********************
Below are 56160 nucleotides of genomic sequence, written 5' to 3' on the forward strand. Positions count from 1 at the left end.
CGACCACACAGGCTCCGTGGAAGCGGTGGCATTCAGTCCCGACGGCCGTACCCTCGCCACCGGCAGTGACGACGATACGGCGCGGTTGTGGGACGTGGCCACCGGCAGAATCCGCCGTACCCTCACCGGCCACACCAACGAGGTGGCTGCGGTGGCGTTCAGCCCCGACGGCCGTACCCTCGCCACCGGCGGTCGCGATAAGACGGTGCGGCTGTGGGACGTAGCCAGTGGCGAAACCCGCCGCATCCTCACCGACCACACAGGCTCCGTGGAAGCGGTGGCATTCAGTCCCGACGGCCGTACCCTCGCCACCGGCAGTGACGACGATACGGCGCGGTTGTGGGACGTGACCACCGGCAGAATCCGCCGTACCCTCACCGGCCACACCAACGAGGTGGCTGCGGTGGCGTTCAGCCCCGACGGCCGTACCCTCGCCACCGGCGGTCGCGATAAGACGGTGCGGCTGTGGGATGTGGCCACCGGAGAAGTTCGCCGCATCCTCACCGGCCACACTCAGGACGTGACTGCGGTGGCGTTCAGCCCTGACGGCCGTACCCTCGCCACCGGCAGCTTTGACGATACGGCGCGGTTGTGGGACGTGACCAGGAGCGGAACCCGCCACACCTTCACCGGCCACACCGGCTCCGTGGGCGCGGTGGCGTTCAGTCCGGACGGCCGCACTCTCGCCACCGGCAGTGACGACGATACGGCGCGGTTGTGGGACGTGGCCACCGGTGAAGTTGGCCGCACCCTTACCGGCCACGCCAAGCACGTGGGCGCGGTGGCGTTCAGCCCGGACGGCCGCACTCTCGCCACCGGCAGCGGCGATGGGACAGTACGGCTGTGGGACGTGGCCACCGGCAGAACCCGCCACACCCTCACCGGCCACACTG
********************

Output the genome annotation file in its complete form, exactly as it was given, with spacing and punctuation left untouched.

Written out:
Below are 56160 nucleotides of genomic sequence, written 5' to 3' on the forward strand. Positions count from 1 at the left end.
CGACCACACAGGCTCCGTGGAAGCGGTGGCATTCAGTCCCGACGGCCGTACCCTCGCCACCGGCAGTGACGACGATACGGCGCGGTTGTGGGACGTGGCCACCGGCAGAATCCGCCGTACCCTCACCGGCCACACCAACGAGGTGGCTGCGGTGGCGTTCAGCCCCGACGGCCGTACCCTCGCCACCGGCGGTCGCGATAAGACGGTGCGGCTGTGGGACGTAGCCAGTGGCGAAACCCGCCGCATCCTCACCGACCACACAGGCTCCGTGGAAGCGGTGGCATTCAGTCCCGACGGCCGTACCCTCGCCACCGGCAGTGACGACGATACGGCGCGGTTGTGGGACGTGACCACCGGCAGAATCCGCCGTACCCTCACCGGCCACACCAACGAGGTGGCTGCGGTGGCGTTCAGCCCCGACGGCCGTACCCTCGCCACCGGCGGTCGCGATAAGACGGTGCGGCTGTGGGATGTGGCCACCGGAGAAGTTCGCCGCATCCTCACCGGCCACACTCAGGACGTGACTGCGGTGGCGTTCAGCCCTGACGGCCGTACCCTCGCCACCGGCAGCTTTGACGATACGGCGCGGTTGTGGGACGTGACCAGGAGCGGAACCCGCCACACCTTCACCGGCCACACCGGCTCCGTGGGCGCGGTGGCGTTCAGTCCGGACGGCCGCACTCTCGCCACCGGCAGTGACGACGATACGGCGCGGTTGTGGGACGTGGCCACCGGTGAAGTTGGCCGCACCCTTACCGGCCACGCCAAGCACGTGGGCGCGGTGGCGTTCAGCCCGGACGGCCGCACTCTCGCCACCGGCAGCGGCGATGGGACAGTACGGCTGTGGGACGTGGCCACCGGCAGAACCCGCCACACCCTCACCGGCCACACTG